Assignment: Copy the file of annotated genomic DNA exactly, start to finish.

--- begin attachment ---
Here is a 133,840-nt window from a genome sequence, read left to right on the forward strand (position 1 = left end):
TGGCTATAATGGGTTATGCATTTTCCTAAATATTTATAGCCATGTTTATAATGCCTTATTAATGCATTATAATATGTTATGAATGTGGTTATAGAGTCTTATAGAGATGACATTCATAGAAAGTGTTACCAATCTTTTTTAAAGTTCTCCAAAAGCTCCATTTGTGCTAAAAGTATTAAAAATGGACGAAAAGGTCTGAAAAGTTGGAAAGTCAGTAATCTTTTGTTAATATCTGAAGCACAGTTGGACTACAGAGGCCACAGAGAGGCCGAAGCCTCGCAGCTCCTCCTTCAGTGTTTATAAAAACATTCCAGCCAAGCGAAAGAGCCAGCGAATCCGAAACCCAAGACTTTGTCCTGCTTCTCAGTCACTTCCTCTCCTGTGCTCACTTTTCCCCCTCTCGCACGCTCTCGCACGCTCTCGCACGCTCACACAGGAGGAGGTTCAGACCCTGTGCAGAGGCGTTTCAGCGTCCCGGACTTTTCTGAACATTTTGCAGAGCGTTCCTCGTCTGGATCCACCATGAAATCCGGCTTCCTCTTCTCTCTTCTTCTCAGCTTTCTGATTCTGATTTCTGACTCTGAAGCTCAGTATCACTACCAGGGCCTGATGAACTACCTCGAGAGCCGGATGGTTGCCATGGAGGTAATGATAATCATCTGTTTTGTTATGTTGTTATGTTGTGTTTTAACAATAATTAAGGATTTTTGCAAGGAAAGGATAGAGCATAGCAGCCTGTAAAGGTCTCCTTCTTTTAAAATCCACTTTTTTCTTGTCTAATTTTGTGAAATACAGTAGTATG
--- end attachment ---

Here is a 133,840-nt window from a genome sequence, read left to right on the forward strand (position 1 = left end):
TGGCTATAATGGGTTATGCATTTTCCTAAATATTTATAGCCATGTTTATAATGCCTTATTAATGCATTATAATATGTTATGAATGTGGTTATAGAGTCTTATAGAGATGACATTCATAGAAAGTGTTACCAATCTTTTTTAAAGTTCTCCAAAAGCTCCATTTGTGCTAAAAGTATTAAAAATGGACGAAAAGGTCTGAAAAGTTGGAAAGTCAGTAATCTTTTGTTAATATCTGAAGCACAGTTGGACTACAGAGGCCACAGAGAGGCCGAAGCCTCGCAGCTCCTCCTTCAGTGTTTATAAAAACATTCCAGCCAAGCGAAAGAGCCAGCGAATCCGAAACCCAAGACTTTGTCCTGCTTCTCAGTCACTTCCTCTCCTGTGCTCACTTTTCCCCCTCTCGCACGCTCTCGCACGCTCTCGCACGCTCACACAGGAGGAGGTTCAGACCCTGTGCAGAGGCGTTTCAGCGTCCCGGACTTTTCTGAACATTTTGCAGAGCGTTCCTCGTCTGGATCCACCATGAAATCCGGCTTCCTCTTCTCTCTTCTTCTCAGCTTTCTGATTCTGATTTCTGACTCTGAAGCTCAGTATCACTACCAGGGCCTGATGAACTACCTCGAGAGCCGGATGGTTGCCATGGAGGTAATGATAATCATCTGTTTTGTTATGTTGTTATGTTGTGTTTTAACAATAATTAAGGATTTTTGCAAGGAAAGGATAGAGCATAGCAGCCTGTAAAGGTCTCCTTCTTTTAAAATCCACTTTTTTCTTGTCTAATTTTGTGAAATACAGTAGTATG